Hi Elizabeth: A family friend, my uncle Edwin Witkowski (Trent), was from Wilno (Vilnius). He was sentenced to five years in a gulag for taking food to a relative's house. The Russians had designated the relative's house as being in Belarus while Edwin's home became part of Russian designated Lithuania. As an absurd result, he was accused of smuggling between the two newly established countries. He later went through Anders' Army, and then married/settled in England. He passed away a few years ago.
I doubt there is a connection if the name is a common one, but it is a small world and you never know. In any case, welcome to the group where you'll find valuable assistance, support, learning and information.
--- In Kresy-Siberia@yahoogroups.com, "elisabeth MARTINEAU" <elisabeth.martineau@...> wrote:
> Dear Bogdan,
> Thank you for your message. We have three things in common : our families
> (on my father's side) lived in Molczadz (I'm not yet if my ancestors were
> actually born in this town), my mother's name is Janina too and my paternal
> grandmother's name was Stanislawa née Borak.
> I am just at the beginning of my research and don't yet have a lot of
> information. I do plan to take time in July to pursue several contacts I
> have received through the discussion group, and I am very grateful for that.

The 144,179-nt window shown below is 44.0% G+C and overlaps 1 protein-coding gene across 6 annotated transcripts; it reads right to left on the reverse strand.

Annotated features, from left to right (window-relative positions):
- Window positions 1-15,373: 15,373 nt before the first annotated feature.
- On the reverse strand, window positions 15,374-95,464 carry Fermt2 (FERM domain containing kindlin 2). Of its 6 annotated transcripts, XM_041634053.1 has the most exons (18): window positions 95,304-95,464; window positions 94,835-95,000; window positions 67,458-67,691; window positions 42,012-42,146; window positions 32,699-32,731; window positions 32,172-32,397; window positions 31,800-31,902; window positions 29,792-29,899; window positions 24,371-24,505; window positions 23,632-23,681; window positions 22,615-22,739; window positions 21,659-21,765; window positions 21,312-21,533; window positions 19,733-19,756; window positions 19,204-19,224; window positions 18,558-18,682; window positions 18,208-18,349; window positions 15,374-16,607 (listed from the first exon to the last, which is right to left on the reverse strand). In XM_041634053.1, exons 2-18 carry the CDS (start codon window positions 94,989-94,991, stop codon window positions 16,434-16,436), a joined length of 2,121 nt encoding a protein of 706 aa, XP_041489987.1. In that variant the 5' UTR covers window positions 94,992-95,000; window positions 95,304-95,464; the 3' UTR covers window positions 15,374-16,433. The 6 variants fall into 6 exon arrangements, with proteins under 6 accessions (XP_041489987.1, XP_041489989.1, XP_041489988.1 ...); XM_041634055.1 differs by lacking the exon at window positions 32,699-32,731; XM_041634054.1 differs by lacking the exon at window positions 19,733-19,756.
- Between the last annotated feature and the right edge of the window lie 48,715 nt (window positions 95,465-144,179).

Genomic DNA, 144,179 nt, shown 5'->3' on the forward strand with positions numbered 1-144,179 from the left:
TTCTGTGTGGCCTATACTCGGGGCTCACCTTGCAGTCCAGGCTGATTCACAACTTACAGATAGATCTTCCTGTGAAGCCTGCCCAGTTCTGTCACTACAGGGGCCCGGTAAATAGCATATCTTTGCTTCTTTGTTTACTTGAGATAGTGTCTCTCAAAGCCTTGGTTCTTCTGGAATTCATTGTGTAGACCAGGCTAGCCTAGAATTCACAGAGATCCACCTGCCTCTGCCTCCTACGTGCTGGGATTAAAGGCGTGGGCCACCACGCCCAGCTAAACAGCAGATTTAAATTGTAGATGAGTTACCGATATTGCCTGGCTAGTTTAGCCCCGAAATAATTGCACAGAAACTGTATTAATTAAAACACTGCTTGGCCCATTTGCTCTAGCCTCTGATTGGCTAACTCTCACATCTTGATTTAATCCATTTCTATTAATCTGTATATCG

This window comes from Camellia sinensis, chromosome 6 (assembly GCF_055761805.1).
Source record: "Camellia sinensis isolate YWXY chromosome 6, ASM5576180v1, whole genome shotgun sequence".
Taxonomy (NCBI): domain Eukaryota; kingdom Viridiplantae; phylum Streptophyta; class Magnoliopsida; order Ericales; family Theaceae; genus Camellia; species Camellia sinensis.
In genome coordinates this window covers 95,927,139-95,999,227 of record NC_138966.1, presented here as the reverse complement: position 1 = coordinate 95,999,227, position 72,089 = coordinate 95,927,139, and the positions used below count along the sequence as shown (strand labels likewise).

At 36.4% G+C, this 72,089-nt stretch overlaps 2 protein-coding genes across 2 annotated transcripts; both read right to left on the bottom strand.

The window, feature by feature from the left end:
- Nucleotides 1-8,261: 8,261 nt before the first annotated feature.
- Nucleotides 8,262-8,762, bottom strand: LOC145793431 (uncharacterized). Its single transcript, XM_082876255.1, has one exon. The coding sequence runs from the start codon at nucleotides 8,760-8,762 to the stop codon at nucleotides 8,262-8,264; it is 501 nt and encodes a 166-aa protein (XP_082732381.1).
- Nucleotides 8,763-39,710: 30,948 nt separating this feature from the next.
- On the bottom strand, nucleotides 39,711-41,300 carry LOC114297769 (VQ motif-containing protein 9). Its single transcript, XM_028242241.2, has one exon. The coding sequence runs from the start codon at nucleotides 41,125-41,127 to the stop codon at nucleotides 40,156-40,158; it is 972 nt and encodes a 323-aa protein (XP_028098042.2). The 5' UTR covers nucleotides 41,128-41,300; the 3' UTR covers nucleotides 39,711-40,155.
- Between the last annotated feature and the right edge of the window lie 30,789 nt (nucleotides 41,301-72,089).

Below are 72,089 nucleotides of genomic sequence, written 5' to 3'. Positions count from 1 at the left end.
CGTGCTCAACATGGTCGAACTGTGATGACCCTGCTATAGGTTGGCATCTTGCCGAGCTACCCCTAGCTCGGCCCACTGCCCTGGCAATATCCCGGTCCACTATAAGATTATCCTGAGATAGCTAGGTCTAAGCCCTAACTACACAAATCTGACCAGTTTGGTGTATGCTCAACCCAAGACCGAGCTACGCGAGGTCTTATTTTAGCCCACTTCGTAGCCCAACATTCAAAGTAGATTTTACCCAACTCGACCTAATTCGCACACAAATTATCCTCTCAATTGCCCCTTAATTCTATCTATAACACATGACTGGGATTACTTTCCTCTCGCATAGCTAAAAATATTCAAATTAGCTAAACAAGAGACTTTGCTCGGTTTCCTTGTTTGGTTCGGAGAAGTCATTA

> My father, Cezary Witkowski, was born in 1934 and was deported somewhere in
> Siberai with his mother in 1941. His father escaped to Lithuania to hide but
> was arrested and deported to a gulag in Siberia. He found my father and his
> wife after amnesty and then joined Anders in Iran. The family reunited lived
> in Iran, Lebanon, Egypt and finally, Bolton, England. My parents met in
> Bolton and emigrated to Canada in 1956.
> Like I said, I don't have a lot of details and I'm sorry to say that I know
> nothing about the church in Molczadz. And Witkowski is a very common name,
> which doesn't really help.
> Here is the link to a site that shows a chapel in Molczadz.
> I'll keep in touch once I know more.
> Many thanks
> De : Kresy-Siberia@yahoogroups.com [mailto:Kresy-Siberia@yahoogroups.com] De
> la part de Bogdan Wilamowski
> Envoyé : dimanche 3 juillet 2011 20:09
> À : Kresy-Siberia@yahoogroups.com
> Objet : Re: [Kresy-Siberia] I'm a new member and would like to present
> Hallo Elizabeth.
> I was one of the original members of the Kresy Group, and your e-mail caught
> my eye.......it is the first time that I have Molczadz being mentioned, as
> this place is of great interest to me.
> My family were also form Molczadz, and I hope we could perhaps exchange
> notes, and see if we could assisit each others......My family lived in
> Molczadz (Catholic) until the onset of the war, my grandfather Jozef
> Wilamowski died in 1923, and is buried in the catholic church, also in the
> same year my aunt Wanda Wilamowska married Jozef Wysocki-Borejszo...my
> family were taken to siberia on the first transport 10th Feb 1940, family
> members, my grandmother Stanislawa Wilamowska nee Nowicka, my parents Edmind
> and Janina nee Piotrowska,my aunt Wanda Wysocka-Borejszo nee Wilamowska, and
> her 3 children.After the amnesty they followed the Gen Andres route fought
> in Mopnte Cassino, and came to England in 1947.
> My questions are : Is the church still standing in Moczadz. are there
> possibilites of contact to request/ask if any church records survived , do
> any fo the names I have given have any meaning to your family? do you still
> have family/contacts in Molczadz?..your surname Witkowski does sound